Doug Sinclair’s Customers Get Custom Made Reaction Wheels, Torque Rods from His
— In an era of company mergers and standardization in the space industry, there is the occasional engineer or scientist who finds it possible to survive by making one satellite part at a time without the help of a large staff.
Doug Sinclair is one of them.
From his basement in Toronto Sinclair has been building magnetic torque rods since 2001 and over time has added digital sun sensors and reaction wheels to his portfolio.
Most recently, CanX-2, the second nanosatellite in the Canadian Advanced NanospaceeXperiment led by the
‘s Institute for Aerospace Studies, Space Flight Laboratory, was launched in April with one of his reaction wheels.
“I don’t often build the same thing twice,” Sinclair said, noting a trend toward mass produced torque rods and sun sensors as large constellations of tiny satellites are built. “I’m basically doing [research and development] on my own nickel.”
Freedom is worth the price to Sinclair, who enjoys working at home and even sneaking in an occasional afternoon nap, while managing to deliver components to customers in about nine months.
“One of the benefits of working for myself is you don’t have to justify spending money. The downside is [research and development] comes out of my rent money,” he said.
Sinclair earned his bachelor of science in aerospace engineering from the
and his masters in satellite engineering from the
. Before striking out on his own, he spent three years at Dynacon Inc. of
, where he worked on
‘s first space telescope called MOST for Microvariability and Oscillations of Stars, the microwheels for
‘s Federation Satellite research microsatellite and NASA’s Cosmic Hot Interstellar Plasma Spectrometer.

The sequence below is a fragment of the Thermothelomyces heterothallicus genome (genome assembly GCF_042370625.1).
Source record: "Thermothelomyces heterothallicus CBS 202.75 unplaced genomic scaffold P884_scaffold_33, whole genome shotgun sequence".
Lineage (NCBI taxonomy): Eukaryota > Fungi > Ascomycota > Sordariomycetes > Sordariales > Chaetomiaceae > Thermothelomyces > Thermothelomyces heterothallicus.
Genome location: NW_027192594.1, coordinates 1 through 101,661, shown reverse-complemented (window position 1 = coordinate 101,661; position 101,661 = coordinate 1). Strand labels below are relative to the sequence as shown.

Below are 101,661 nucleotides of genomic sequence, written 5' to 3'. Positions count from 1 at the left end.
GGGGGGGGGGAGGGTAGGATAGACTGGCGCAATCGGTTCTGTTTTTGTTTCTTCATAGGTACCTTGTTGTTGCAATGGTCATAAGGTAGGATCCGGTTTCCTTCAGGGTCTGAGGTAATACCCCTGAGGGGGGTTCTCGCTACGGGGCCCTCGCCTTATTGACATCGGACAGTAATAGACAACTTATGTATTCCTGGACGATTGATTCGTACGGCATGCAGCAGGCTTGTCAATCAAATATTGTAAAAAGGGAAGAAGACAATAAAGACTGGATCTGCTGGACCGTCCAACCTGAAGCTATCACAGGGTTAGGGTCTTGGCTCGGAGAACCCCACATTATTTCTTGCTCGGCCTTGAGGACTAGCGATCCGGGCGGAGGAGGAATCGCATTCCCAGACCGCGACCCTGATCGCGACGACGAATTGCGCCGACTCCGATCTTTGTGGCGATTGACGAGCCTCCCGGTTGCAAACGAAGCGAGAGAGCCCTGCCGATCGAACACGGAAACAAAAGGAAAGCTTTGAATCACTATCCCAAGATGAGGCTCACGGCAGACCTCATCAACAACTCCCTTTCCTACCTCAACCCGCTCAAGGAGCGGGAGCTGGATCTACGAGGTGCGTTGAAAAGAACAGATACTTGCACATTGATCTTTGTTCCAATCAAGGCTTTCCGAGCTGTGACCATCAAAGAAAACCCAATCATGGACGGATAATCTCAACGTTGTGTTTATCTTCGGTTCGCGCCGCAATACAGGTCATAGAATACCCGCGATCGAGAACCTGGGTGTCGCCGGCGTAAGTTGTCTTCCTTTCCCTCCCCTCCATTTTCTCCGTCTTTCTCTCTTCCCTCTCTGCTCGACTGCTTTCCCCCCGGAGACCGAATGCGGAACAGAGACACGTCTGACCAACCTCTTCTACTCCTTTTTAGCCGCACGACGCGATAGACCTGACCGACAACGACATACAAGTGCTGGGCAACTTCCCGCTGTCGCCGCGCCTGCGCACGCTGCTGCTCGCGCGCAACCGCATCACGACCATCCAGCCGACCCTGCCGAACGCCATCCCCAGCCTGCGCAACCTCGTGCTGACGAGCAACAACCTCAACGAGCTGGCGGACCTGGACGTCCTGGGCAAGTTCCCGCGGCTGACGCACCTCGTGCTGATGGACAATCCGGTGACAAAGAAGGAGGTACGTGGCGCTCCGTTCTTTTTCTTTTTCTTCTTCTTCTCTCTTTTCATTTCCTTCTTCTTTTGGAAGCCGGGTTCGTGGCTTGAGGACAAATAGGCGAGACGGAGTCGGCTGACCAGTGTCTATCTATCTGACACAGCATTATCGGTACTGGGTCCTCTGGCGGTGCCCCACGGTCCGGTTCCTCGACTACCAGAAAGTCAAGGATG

He launched his business, Sinclair Interplanetary, at the 2001 Small Satellite Conference in
, which he attends annually in August. It is the only conference his tight travel budget will allow.
After winning his first study contract from the Canadian Space Agency (CSA) in 2001, Sinclair sold his first three torque rods.
“It didn’t bring me to greatness but brought me to people’s attention,” Sinclair said.
Contracts followed, including an order from the
‘s Space Flight Laboratory for a reaction wheel, and another from the Canadian Space Agency for a larger reaction wheel, which Sinclair said he delivered in six months.
With each new order for a satellite component, Sinclair has been able to balance his books. His marketing plan consists of posting data sheets and his research papers on his Web site and displaying as much hardware as he can carry to the annual Small Satellites conference.
Sinclair taps the technological advances tied to tiny, low-power chips used in cell phones and MP3s for his own engineering work. He said his nine-month production schedule allows him to incorporate the latest technology into his sun sensor and reaction wheels.
“My components are unique. Because I’m so fast to market, I’m using the very latest technology,” Sinclair said. “Most other space organizations take five years from concept to market and by then the technology is old.”
The downside to running a one-man operation, building one component at a time, is not being able to participate in a program from start to finish.
“If I was head of a big company I could drive the whole picture,” Sinclair said. “I’m fighting very hard the urge to just grow the company. I like the lifestyle of a small company.”